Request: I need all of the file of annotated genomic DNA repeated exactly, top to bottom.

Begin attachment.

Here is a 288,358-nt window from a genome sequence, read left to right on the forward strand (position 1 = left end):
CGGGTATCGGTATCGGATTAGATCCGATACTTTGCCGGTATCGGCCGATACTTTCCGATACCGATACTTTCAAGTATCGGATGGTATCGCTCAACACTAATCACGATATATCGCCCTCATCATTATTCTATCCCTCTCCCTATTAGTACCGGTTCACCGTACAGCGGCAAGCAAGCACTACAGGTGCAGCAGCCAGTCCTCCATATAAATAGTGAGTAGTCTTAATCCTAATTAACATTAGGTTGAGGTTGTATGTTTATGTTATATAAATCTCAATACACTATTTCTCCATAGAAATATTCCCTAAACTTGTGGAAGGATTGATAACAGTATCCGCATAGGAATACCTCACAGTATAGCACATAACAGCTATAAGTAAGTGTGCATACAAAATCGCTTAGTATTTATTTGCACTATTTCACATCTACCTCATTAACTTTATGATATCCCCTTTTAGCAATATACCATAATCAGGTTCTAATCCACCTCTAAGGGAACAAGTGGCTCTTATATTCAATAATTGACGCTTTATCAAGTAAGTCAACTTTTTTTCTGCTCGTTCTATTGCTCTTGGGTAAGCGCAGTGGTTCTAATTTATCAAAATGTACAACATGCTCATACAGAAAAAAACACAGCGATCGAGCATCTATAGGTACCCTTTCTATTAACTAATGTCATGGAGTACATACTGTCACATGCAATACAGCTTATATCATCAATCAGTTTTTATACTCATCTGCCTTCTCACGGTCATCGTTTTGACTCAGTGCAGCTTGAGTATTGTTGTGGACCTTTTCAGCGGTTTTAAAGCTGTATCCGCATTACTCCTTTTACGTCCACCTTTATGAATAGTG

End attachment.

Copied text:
Here is a 288,358-nt window from a genome sequence, read left to right on the forward strand (position 1 = left end):
CGGGTATCGGTATCGGATTAGATCCGATACTTTGCCGGTATCGGCCGATACTTTCCGATACCGATACTTTCAAGTATCGGATGGTATCGCTCAACACTAATCACGATATATCGCCCTCATCATTATTCTATCCCTCTCCCTATTAGTACCGGTTCACCGTACAGCGGCAAGCAAGCACTACAGGTGCAGCAGCCAGTCCTCCATATAAATAGTGAGTAGTCTTAATCCTAATTAACATTAGGTTGAGGTTGTATGTTTATGTTATATAAATCTCAATACACTATTTCTCCATAGAAATATTCCCTAAACTTGTGGAAGGATTGATAACAGTATCCGCATAGGAATACCTCACAGTATAGCACATAACAGCTATAAGTAAGTGTGCATACAAAATCGCTTAGTATTTATTTGCACTATTTCACATCTACCTCATTAACTTTATGATATCCCCTTTTAGCAATATACCATAATCAGGTTCTAATCCACCTCTAAGGGAACAAGTGGCTCTTATATTCAATAATTGACGCTTTATCAAGTAAGTCAACTTTTTTTCTGCTCGTTCTATTGCTCTTGGGTAAGCGCAGTGGTTCTAATTTATCAAAATGTACAACATGCTCATACAGAAAAAAACACAGCGATCGAGCATCTATAGGTACCCTTTCTATTAACTAATGTCATGGAGTACATACTGTCACATGCAATACAGCTTATATCATCAATCAGTTTTTATACTCATCTGCCTTCTCACGGTCATCGTTTTGACTCAGTGCAGCTTGAGTATTGTTGTGGACCTTTTCAGCGGTTTTAAAGCTGTATCCGCATTACTCCTTTTACGTCCACCTTTATGAATAGTG